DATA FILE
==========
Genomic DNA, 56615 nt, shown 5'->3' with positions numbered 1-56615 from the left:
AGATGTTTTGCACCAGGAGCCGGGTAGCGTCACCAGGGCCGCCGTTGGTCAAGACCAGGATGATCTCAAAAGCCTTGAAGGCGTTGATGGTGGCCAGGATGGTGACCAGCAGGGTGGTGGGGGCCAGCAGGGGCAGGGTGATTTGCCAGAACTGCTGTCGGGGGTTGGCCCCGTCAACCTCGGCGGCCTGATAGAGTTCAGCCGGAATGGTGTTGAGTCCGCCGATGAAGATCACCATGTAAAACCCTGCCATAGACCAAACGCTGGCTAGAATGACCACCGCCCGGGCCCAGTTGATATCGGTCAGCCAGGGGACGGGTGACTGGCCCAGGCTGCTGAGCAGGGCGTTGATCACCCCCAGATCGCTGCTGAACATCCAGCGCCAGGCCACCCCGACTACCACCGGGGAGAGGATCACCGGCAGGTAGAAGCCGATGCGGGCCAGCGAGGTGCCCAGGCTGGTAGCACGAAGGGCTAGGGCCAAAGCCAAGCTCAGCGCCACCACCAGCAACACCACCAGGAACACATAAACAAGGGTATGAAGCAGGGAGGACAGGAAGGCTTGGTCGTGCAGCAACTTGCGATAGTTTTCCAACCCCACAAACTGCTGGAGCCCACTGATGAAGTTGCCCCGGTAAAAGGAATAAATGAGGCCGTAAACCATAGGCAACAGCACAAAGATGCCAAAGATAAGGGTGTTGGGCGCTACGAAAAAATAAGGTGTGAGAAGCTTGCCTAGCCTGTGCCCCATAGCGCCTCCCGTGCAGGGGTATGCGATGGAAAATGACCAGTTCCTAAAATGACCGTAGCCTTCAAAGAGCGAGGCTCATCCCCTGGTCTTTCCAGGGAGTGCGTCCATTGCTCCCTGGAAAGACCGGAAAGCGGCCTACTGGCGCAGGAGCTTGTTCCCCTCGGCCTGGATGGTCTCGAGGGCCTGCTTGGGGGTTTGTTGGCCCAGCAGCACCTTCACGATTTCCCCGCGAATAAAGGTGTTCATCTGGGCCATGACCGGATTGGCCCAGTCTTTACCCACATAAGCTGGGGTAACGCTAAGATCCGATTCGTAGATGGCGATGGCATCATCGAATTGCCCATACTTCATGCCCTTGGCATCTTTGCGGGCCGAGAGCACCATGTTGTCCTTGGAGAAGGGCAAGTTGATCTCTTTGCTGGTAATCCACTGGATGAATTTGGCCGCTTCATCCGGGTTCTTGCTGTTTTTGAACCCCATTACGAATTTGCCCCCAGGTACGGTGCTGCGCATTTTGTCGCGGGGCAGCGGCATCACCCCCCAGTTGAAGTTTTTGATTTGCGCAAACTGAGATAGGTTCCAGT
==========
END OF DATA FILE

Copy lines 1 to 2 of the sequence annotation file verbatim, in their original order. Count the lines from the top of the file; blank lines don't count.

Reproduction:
Genomic DNA, 56615 nt, shown 5'->3' with positions numbered 1-56615 from the left:
AGATGTTTTGCACCAGGAGCCGGGTAGCGTCACCAGGGCCGCCGTTGGTCAAGACCAGGATGATCTCAAAAGCCTTGAAGGCGTTGATGGTGGCCAGGATGGTGACCAGCAGGGTGGTGGGGGCCAGCAGGGGCAGGGTGATTTGCCAGAACTGCTGTCGGGGGTTGGCCCCGTCAACCTCGGCGGCCTGATAGAGTTCAGCCGGAATGGTGTTGAGTCCGCCGATGAAGATCACCATGTAAAACCCTGCCATAGACCAAACGCTGGCTAGAATGACCACCGCCCGGGCCCAGTTGATATCGGTCAGCCAGGGGACGGGTGACTGGCCCAGGCTGCTGAGCAGGGCGTTGATCACCCCCAGATCGCTGCTGAACATCCAGCGCCAGGCCACCCCGACTACCACCGGGGAGAGGATCACCGGCAGGTAGAAGCCGATGCGGGCCAGCGAGGTGCCCAGGCTGGTAGCACGAAGGGCTAGGGCCAAAGCCAAGCTCAGCGCCACCACCAGCAACACCACCAGGAACACATAAACAAGGGTATGAAGCAGGGAGGACAGGAAGGCTTGGTCGTGCAGCAACTTGCGATAGTTTTCCAACCCCACAAACTGCTGGAGCCCACTGATGAAGTTGCCCCGGTAAAAGGAATAAATGAGGCCGTAAACCATAGGCAACAGCACAAAGATGCCAAAGATAAGGGTGTTGGGCGCTACGAAAAAATAAGGTGTGAGAAGCTTGCCTAGCCTGTGCCCCATAGCGCCTCCCGTGCAGGGGTATGCGATGGAAAATGACCAGTTCCTAAAATGACCGTAGCCTTCAAAGAGCGAGGCTCATCCCCTGGTCTTTCCAGGGAGTGCGTCCATTGCTCCCTGGAAAGACCGGAAAGCGGCCTACTGGCGCAGGAGCTTGTTCCCCTCGGCCTGGATGGTCTCGAGGGCCTGCTTGGGGGTTTGTTGGCCCAGCAGCACCTTCACGATTTCCCCGCGAATAAAGGTGTTCATCTGGGCCATGACCGGATTGGCCCAGTCTTTACCCACATAAGCTGGGGTAACGCTAAGATCCGATTCGTAGATGGCGATGGCATCATCGAATTGCCCATACTTCATGCCCTTGGCATCTTTGCGGGCCGAGAGCACCATGTTGTCCTTGGAGAAGGGCAAGTTGATCTCTTTGCTGGTAATCCACTGGATGAATTTGGCCGCTTCATCCGGGTTCTTGCTGTTTTTGAACCCCATTACGAATTTGCCCCCAGGTACGGTGCTGCGCATTTTGTCGCGGGGCAGCGGCATCACCCCCCAGTTGAAGTTTTTGATTTGCGCAAACTGAGATAGGTTCCAGT